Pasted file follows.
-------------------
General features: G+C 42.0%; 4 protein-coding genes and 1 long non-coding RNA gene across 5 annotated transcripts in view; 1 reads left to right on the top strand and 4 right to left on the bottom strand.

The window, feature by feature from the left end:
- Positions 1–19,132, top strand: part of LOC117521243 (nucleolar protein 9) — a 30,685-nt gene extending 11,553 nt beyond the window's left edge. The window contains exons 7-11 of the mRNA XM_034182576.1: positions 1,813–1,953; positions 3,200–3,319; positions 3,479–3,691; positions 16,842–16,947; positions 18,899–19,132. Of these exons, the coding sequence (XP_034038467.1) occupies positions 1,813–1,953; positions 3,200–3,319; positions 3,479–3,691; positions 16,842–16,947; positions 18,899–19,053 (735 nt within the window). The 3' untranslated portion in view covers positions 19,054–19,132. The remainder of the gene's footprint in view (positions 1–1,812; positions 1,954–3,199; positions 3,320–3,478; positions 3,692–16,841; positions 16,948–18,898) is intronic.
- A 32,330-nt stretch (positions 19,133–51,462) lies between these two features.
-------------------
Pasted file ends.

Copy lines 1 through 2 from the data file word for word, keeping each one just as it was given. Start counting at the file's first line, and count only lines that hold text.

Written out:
General features: G+C 42.0%; 4 protein-coding genes and 1 long non-coding RNA gene across 5 annotated transcripts in view; 1 reads left to right on the top strand and 4 right to left on the bottom strand.

The window, feature by feature from the left end: